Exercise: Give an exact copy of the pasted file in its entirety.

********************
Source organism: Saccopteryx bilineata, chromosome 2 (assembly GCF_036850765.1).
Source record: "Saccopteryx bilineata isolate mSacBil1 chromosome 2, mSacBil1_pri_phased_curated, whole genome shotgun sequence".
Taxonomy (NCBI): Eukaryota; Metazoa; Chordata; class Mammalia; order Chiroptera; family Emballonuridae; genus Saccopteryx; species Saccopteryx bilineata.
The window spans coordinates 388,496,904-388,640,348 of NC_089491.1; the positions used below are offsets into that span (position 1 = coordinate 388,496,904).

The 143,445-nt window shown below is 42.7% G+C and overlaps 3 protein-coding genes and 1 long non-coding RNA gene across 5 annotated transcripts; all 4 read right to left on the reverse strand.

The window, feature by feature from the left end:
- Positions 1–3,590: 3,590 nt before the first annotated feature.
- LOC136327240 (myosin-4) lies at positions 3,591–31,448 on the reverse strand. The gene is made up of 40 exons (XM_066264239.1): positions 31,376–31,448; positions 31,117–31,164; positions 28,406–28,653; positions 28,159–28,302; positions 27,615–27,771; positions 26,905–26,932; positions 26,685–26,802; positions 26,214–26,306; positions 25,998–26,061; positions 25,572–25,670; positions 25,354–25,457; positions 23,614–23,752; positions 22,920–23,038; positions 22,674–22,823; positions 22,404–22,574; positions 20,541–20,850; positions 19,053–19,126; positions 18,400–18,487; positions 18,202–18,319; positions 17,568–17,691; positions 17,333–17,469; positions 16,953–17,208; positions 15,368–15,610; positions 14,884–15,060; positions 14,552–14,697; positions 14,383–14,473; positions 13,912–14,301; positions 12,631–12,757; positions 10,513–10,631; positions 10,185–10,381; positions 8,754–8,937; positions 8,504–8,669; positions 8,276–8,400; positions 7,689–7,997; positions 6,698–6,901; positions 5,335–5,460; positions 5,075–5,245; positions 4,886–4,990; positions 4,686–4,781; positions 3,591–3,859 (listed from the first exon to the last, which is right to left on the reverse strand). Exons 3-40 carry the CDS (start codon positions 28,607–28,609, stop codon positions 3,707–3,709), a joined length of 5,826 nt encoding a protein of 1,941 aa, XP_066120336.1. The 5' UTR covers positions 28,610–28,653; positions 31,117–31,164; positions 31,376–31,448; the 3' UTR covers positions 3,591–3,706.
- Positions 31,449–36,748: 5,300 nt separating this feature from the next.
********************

Source organism: Saccopteryx bilineata, chromosome 2 (assembly GCF_036850765.1).
Source record: "Saccopteryx bilineata isolate mSacBil1 chromosome 2, mSacBil1_pri_phased_curated, whole genome shotgun sequence".
Taxonomy (NCBI): Eukaryota; Metazoa; Chordata; class Mammalia; order Chiroptera; family Emballonuridae; genus Saccopteryx; species Saccopteryx bilineata.
The window spans coordinates 388,496,904-388,640,348 of NC_089491.1; the positions used below are offsets into that span (position 1 = coordinate 388,496,904).

The 143,445-nt window shown below is 42.7% G+C and overlaps 3 protein-coding genes and 1 long non-coding RNA gene across 5 annotated transcripts; all 4 read right to left on the reverse strand.

The window, feature by feature from the left end:
- Positions 1–3,590: 3,590 nt before the first annotated feature.
- LOC136327240 (myosin-4) lies at positions 3,591–31,448 on the reverse strand. The gene is made up of 40 exons (XM_066264239.1): positions 31,376–31,448; positions 31,117–31,164; positions 28,406–28,653; positions 28,159–28,302; positions 27,615–27,771; positions 26,905–26,932; positions 26,685–26,802; positions 26,214–26,306; positions 25,998–26,061; positions 25,572–25,670; positions 25,354–25,457; positions 23,614–23,752; positions 22,920–23,038; positions 22,674–22,823; positions 22,404–22,574; positions 20,541–20,850; positions 19,053–19,126; positions 18,400–18,487; positions 18,202–18,319; positions 17,568–17,691; positions 17,333–17,469; positions 16,953–17,208; positions 15,368–15,610; positions 14,884–15,060; positions 14,552–14,697; positions 14,383–14,473; positions 13,912–14,301; positions 12,631–12,757; positions 10,513–10,631; positions 10,185–10,381; positions 8,754–8,937; positions 8,504–8,669; positions 8,276–8,400; positions 7,689–7,997; positions 6,698–6,901; positions 5,335–5,460; positions 5,075–5,245; positions 4,886–4,990; positions 4,686–4,781; positions 3,591–3,859 (listed from the first exon to the last, which is right to left on the reverse strand). Exons 3-40 carry the CDS (start codon positions 28,607–28,609, stop codon positions 3,707–3,709), a joined length of 5,826 nt encoding a protein of 1,941 aa, XP_066120336.1. The 5' UTR covers positions 28,610–28,653; positions 31,117–31,164; positions 31,376–31,448; the 3' UTR covers positions 3,591–3,706.
- Positions 31,449–36,748: 5,300 nt separating this feature from the next.